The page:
While your FPD is busy supporting local communities with handing out backpacks to support the kiddos preparing to start school, we received TWO backpacks of our own thanks to the generous donation of Dave McDowell! A little over a month ago, Nick Rammer reached out to FPD providing an opportunity to expand our training on how we can provide better support to members of our community who may have unique needs. Through your shares of the original post, Nick has received more support and donations to provide this Mental Health Toolkit to other first responders wanting to expand their knowledge and provide better resources to the communities they serve. Our Command Staff was impressed with this idea and are excited to deploy these backpacks out into the field.
Every day your Fairfield officers are presented with unique opportunities to assist and learn from our community. One of the ways we grow as an agency is through more training and education on how we can better serve. Thanks to Nick Rammer, we were provided with another opportunity. Nick is a board certified behavior analyst who works with youth with mental health challenges and autism. Through his work, Nick sees the difference in the way youth respond to certain stimuli and interactions, compared to that of how a normal functioning person might respond. Through this interaction, he was inspired to put together a toolkit that supports these special needs with items such as visuals, fidgets, communication boards, stress relief items, distractors, and other calming tools. When the backpack is supplied, he provides training on how to use the enclosed tools. Nick reached out to your FPD and offered a donation of one of these toolkits. What is it? This toolkit was designed for individuals with autism and mental health needs. These toolkits are provided to first responders who may encounter people in various situations and can serve as a communication tool between the first responder and the person in need. What’s in it? 1. Chair People with mental health disorders can often be OCD about sitting on the ground if it is wet or dirty. This allows a place for them to sit in those situations to avoid that. Yes, the chair will hold an adult. 2. Water & Candy Both of these items help build rapport with the person being contacted. People with mental health disorders, especially juveniles will comply when given demand with the reward of edible items. 3. Stuffed Animal Stuffed animals help in two ways. They help build rapport with the person you are contacting and provides comfort to someone in a traumatic situation. 4. Glow Sticks These items are distractors. If the person is yelling and screaming, but are not overly aggressive, breaking the glow stick will catch their attention and they will want to hold it. 5. Communication Board / White Board These work with non-verbal or selective mute persons. The communication board provided basic commands paired with a picture to help the person process the request. The white board allows them to respond without talking. 6. Headphones / Chew Necklace These are sensory items. Often times, people with mental health disorders are affected by being overloaded with sensor stimulation. The headphones provide a quiet space and pressure to the head. The necklace allows them to bite down on something other than you. 7. First Responder Notebook This has great information pertaining to missing persons with autism. It is encouraged that this be shared with dispatch and call takers, as a lot of this information can be gathered from first phone contact.It is through innovators like Nick where we can learn more about bettering our response, communication and bridging the gap between first responders and the commUNITY we serve.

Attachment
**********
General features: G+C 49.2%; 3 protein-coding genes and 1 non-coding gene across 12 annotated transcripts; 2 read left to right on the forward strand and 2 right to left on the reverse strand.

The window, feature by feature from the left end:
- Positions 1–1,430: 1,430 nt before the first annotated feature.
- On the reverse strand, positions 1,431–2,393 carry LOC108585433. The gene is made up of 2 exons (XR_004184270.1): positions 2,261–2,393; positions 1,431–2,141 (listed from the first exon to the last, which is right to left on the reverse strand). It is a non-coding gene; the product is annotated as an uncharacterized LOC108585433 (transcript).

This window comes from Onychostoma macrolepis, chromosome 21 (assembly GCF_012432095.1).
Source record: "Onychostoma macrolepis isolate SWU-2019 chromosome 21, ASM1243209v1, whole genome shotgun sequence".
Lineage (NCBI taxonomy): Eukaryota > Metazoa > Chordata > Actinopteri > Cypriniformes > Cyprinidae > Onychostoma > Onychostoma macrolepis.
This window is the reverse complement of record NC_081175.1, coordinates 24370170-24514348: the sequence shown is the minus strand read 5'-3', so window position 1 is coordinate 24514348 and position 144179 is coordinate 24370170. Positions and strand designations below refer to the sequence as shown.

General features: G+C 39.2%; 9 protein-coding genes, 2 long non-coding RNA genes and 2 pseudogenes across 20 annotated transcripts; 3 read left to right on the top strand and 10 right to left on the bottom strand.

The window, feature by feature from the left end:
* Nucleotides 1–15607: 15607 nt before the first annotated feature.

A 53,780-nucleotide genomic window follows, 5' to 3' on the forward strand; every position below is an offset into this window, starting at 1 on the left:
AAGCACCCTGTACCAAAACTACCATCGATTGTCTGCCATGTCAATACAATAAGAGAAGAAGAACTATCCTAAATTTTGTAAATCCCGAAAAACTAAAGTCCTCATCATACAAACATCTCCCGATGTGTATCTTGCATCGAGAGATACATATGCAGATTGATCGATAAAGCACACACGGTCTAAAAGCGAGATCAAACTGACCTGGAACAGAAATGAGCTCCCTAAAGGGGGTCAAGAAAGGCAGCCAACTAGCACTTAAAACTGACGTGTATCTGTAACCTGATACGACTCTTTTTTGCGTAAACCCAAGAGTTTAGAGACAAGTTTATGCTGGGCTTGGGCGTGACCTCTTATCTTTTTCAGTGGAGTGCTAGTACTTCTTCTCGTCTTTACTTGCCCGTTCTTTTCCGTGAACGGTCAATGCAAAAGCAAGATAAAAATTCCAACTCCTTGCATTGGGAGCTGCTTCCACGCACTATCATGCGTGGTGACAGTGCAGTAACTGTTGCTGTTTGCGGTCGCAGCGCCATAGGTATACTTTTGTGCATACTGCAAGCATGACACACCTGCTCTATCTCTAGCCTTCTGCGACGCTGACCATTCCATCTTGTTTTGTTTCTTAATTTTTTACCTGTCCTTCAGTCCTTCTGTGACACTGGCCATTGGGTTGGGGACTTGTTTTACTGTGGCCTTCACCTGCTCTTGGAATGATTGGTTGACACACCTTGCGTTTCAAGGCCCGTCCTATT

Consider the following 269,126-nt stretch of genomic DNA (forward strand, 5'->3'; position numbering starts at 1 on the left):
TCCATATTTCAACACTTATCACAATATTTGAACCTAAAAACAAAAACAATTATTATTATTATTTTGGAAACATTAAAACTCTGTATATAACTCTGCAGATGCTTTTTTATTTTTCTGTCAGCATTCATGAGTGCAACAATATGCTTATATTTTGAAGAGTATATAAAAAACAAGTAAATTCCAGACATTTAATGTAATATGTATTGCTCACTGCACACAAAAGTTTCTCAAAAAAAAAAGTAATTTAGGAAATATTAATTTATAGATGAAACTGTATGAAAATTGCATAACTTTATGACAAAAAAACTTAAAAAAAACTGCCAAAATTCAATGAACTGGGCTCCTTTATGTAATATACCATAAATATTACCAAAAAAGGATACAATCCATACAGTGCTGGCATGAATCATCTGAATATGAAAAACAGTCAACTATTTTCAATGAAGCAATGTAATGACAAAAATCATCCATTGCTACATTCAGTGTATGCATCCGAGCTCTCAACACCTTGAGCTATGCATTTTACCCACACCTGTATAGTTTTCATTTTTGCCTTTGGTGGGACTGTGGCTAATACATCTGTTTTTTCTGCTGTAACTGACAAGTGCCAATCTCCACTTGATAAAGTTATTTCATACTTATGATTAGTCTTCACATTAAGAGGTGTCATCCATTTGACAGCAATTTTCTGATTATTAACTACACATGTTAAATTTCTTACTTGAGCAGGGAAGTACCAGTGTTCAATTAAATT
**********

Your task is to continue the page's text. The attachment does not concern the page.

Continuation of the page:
“This is a great toolkit and resource to help our officers to bridge the gap while deescalating situations should one of our students experience a mental health crisis.”